Biddle was born and raised in Arkansas, and when he pitched a no-hitter in the state championship game, he was offered a contract to play for the Chicago American Giants.

“I was a four-sport athlete in high school and received college scholarship offers to play football or to play basketball, but no school would give me a scholarship to play baseball,” he said. “My favorite sport was baseball, so I signed to play in the Negro Baseball League.”

He played for the Giants in 1953 and 1954. Biddle said he was 17 and riding long distances on a bus. Eating and sleeping on the bus were an adventure to him but were hard on the older players.

“But the old-timers were training us to be men,” he said. “They taught us how to act in public and even insisted we act and look like professionals, so when we left the stadium we wore suits and ties even though we often weren’t allowed to go inside a restaurant to eat but had to wait out back while they made sandwiches for us to eat on the bus.”

The Chicago Cubs bought his contract in 1955. Unfortunately, at the first day of spring training, he broke his ankle in two places sliding into third base. Although he remained with the team, primarily throwing batting practice for the Cubs, he never fully recovered and was released three years later.

Biddle said players on Negro League teams drew big crowds because they played an exciting, fast-moving, aggressive brand of baseball.

“Players in the Negro League were the first to use what is now called the hit-and-run play,” Biddle told the crowd. “We called it the bunt and run because most of our guys were very fast and could make it work. Scouts from the major leagues used to come to the Negro League games and take back things they figured would improve their game. The hit-and-run play was one of those things.”

Another was the use of helmets. Biddle said a Negro League player was killed when he was hit in the head by a fastball. He said a friend wanted protection, modified a miner’s helmet and started wearing it.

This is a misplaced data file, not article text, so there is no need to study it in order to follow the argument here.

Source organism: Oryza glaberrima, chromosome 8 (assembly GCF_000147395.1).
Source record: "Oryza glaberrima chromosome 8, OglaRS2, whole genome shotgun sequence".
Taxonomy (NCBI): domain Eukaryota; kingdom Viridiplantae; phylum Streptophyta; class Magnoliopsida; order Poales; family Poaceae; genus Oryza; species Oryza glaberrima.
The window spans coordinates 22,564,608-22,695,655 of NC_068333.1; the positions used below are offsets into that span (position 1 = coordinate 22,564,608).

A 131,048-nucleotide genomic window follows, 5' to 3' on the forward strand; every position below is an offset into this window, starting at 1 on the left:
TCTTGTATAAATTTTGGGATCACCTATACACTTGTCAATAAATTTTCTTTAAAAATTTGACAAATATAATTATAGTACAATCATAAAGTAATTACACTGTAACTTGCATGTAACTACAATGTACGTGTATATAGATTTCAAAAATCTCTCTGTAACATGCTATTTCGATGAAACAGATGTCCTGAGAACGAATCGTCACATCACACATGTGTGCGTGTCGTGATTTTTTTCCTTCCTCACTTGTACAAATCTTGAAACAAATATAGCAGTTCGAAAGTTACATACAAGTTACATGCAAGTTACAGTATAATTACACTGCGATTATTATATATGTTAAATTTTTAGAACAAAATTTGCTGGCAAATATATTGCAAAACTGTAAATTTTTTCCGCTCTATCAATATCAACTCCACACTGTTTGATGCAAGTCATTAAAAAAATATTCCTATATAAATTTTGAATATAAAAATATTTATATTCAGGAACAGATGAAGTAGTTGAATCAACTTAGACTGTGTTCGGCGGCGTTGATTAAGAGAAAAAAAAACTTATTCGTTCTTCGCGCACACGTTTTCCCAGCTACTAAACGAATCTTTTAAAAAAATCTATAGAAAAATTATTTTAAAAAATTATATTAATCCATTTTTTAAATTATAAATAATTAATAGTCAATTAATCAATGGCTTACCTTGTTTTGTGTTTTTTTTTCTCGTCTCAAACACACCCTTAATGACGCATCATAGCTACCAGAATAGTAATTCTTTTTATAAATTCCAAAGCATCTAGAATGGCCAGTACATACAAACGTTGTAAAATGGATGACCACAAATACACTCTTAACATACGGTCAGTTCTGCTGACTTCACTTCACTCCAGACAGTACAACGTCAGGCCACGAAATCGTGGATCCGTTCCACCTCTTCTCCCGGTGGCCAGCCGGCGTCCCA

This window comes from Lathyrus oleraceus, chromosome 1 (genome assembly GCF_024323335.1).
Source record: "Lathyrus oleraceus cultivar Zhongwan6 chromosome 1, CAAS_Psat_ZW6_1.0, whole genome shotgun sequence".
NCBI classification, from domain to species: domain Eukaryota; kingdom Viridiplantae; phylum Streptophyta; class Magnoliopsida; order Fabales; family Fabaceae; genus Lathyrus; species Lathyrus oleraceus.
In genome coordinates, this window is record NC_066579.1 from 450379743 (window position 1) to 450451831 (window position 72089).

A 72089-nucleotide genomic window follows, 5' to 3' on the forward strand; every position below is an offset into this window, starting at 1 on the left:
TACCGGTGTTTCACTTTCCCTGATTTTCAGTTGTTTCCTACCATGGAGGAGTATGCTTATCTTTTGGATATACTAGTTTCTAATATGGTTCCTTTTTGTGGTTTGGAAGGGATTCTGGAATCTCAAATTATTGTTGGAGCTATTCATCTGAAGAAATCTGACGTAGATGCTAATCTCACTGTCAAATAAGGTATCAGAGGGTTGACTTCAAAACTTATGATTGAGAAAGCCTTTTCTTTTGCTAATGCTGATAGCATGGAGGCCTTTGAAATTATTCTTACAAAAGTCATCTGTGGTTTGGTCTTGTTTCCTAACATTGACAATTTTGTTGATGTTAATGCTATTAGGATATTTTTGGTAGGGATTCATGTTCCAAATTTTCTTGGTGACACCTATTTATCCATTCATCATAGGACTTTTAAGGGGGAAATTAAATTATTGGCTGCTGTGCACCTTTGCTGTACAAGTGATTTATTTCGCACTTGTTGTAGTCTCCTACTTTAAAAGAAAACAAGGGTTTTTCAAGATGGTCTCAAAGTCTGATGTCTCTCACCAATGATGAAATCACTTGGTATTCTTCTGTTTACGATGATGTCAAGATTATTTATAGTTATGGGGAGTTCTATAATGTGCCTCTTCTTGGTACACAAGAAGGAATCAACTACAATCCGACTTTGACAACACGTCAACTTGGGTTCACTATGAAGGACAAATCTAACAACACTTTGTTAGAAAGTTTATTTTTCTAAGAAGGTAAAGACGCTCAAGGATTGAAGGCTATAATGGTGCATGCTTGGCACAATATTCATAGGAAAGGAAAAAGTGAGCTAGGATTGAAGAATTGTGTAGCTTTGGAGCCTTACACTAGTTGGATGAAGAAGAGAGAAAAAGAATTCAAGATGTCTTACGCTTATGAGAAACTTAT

“A lot of guys laughed at him for wearing the modified helmet. They laughed until he only had a headache when he was hit in the head by a fastball,” Biddle said. “After that, helmets began popping up all around the league.”

When injuries ended his baseball career, the 22-year-old, Biddle went to college, earned his degree in social work from the University of Wisconsin, and for the next 24 years, worked for the state of Wisconsin as a social worker in the correction system.

However, he never forgot his baseball and all those athletes who made it possible for him to play.

“Negro League players had no pensions or benefits, and many were in poor health,” Biddle said. “In 1995 there were 315 Negro League veterans who decided something had to be done. So I organized Yesterday’s Negro League Baseball Players to try to support and help the remaining players and try to defend our economic interests and support.”


Biddle explained the title Negro Baseball League was never registered as a trademark and so was open to anyone who wanted to use it. The result was individuals made millions of dollars by organizing autograph sessions and selling Negro League memorabilia with little or none of the estimated $2.4 million going to the players.

Biddle said Major League Baseball did set aside money to provide assistance to Negro League players, but the rules excluded the vast majority of the athletes.

“It is so bad that recently two of our players died and their families didn’t have money for the funerals. When we appealed and got no help, the players pitched in to pay the burial expenses,” he said. “But we haven’t given up, and we are still trying to get benefits for the 68 remaining Negro Baseball League players.”

He also said he wrote the book and does speaking engagements so this page of baseball history won’t be forgotten when the remaining players pass away.

“These were exceptional athletes, and what they did is an important chapter of American history and also in black history,” Biddle said. “Today’s young people should know about the Negro Baseball League, the challenges facing the players, their struggle and their accomplishments. These men were pioneers who helped level the playing field for black baseball players and athletes in other professional sports.”

For more information about the Negro Baseball League, Biddle’s book or other materials, visit the website at www.dennisbiddle.com.